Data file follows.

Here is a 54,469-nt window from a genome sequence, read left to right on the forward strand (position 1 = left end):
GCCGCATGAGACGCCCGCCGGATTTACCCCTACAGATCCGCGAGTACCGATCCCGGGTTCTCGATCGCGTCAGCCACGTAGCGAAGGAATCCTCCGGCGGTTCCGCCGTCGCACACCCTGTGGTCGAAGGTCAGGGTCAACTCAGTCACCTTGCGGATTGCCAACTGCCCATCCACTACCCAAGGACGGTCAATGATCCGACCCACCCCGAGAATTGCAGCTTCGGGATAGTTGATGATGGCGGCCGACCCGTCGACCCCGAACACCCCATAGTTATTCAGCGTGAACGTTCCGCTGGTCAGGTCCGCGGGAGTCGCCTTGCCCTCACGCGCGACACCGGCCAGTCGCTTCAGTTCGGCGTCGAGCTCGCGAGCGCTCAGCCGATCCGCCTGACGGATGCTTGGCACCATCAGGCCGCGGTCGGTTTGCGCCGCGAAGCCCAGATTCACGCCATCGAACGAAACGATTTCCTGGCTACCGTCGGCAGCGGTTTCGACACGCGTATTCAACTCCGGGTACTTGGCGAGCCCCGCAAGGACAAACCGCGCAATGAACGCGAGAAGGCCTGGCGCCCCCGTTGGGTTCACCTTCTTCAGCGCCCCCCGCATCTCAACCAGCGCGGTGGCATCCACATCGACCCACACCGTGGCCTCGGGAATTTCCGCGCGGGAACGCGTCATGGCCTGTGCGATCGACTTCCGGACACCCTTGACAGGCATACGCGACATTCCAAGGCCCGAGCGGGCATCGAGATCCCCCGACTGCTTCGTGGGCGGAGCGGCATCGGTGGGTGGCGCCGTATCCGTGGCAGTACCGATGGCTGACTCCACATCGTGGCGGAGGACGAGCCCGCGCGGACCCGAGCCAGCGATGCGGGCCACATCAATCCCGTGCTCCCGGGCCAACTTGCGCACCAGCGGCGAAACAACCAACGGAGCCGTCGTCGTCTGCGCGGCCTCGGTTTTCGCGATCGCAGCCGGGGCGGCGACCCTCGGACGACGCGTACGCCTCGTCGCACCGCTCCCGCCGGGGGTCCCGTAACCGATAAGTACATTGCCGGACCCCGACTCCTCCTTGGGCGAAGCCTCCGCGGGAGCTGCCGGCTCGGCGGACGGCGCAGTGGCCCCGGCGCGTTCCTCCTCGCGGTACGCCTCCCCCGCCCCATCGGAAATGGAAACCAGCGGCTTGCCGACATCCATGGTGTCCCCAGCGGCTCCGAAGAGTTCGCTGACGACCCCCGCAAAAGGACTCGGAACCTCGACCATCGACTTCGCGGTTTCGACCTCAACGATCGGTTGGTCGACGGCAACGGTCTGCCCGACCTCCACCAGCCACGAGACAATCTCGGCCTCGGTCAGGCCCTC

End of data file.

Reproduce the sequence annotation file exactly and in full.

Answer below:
Here is a 54,469-nt window from a genome sequence, read left to right on the forward strand (position 1 = left end):
GCCGCATGAGACGCCCGCCGGATTTACCCCTACAGATCCGCGAGTACCGATCCCGGGTTCTCGATCGCGTCAGCCACGTAGCGAAGGAATCCTCCGGCGGTTCCGCCGTCGCACACCCTGTGGTCGAAGGTCAGGGTCAACTCAGTCACCTTGCGGATTGCCAACTGCCCATCCACTACCCAAGGACGGTCAATGATCCGACCCACCCCGAGAATTGCAGCTTCGGGATAGTTGATGATGGCGGCCGACCCGTCGACCCCGAACACCCCATAGTTATTCAGCGTGAACGTTCCGCTGGTCAGGTCCGCGGGAGTCGCCTTGCCCTCACGCGCGACACCGGCCAGTCGCTTCAGTTCGGCGTCGAGCTCGCGAGCGCTCAGCCGATCCGCCTGACGGATGCTTGGCACCATCAGGCCGCGGTCGGTTTGCGCCGCGAAGCCCAGATTCACGCCATCGAACGAAACGATTTCCTGGCTACCGTCGGCAGCGGTTTCGACACGCGTATTCAACTCCGGGTACTTGGCGAGCCCCGCAAGGACAAACCGCGCAATGAACGCGAGAAGGCCTGGCGCCCCCGTTGGGTTCACCTTCTTCAGCGCCCCCCGCATCTCAACCAGCGCGGTGGCATCCACATCGACCCACACCGTGGCCTCGGGAATTTCCGCGCGGGAACGCGTCATGGCCTGTGCGATCGACTTCCGGACACCCTTGACAGGCATACGCGACATTCCAAGGCCCGAGCGGGCATCGAGATCCCCCGACTGCTTCGTGGGCGGAGCGGCATCGGTGGGTGGCGCCGTATCCGTGGCAGTACCGATGGCTGACTCCACATCGTGGCGGAGGACGAGCCCGCGCGGACCCGAGCCAGCGATGCGGGCCACATCAATCCCGTGCTCCCGGGCCAACTTGCGCACCAGCGGCGAAACAACCAACGGAGCCGTCGTCGTCTGCGCGGCCTCGGTTTTCGCGATCGCAGCCGGGGCGGCGACCCTCGGACGACGCGTACGCCTCGTCGCACCGCTCCCGCCGGGGGTCCCGTAACCGATAAGTACATTGCCGGACCCCGACTCCTCCTTGGGCGAAGCCTCCGCGGGAGCTGCCGGCTCGGCGGACGGCGCAGTGGCCCCGGCGCGTTCCTCCTCGCGGTACGCCTCCCCCGCCCCATCGGAAATGGAAACCAGCGGCTTGCCGACATCCATGGTGTCCCCAGCGGCTCCGAAGAGTTCGCTGACGACCCCCGCAAAAGGACTCGGAACCTCGACCATCGACTTCGCGGTTTCGACCTCAACGATCGGTTGGTCGACGGCAACGGTCTGCCCGACCTCCACCAGCCACGAGACAATCTCGGCCTCGGTCAGGCCCTC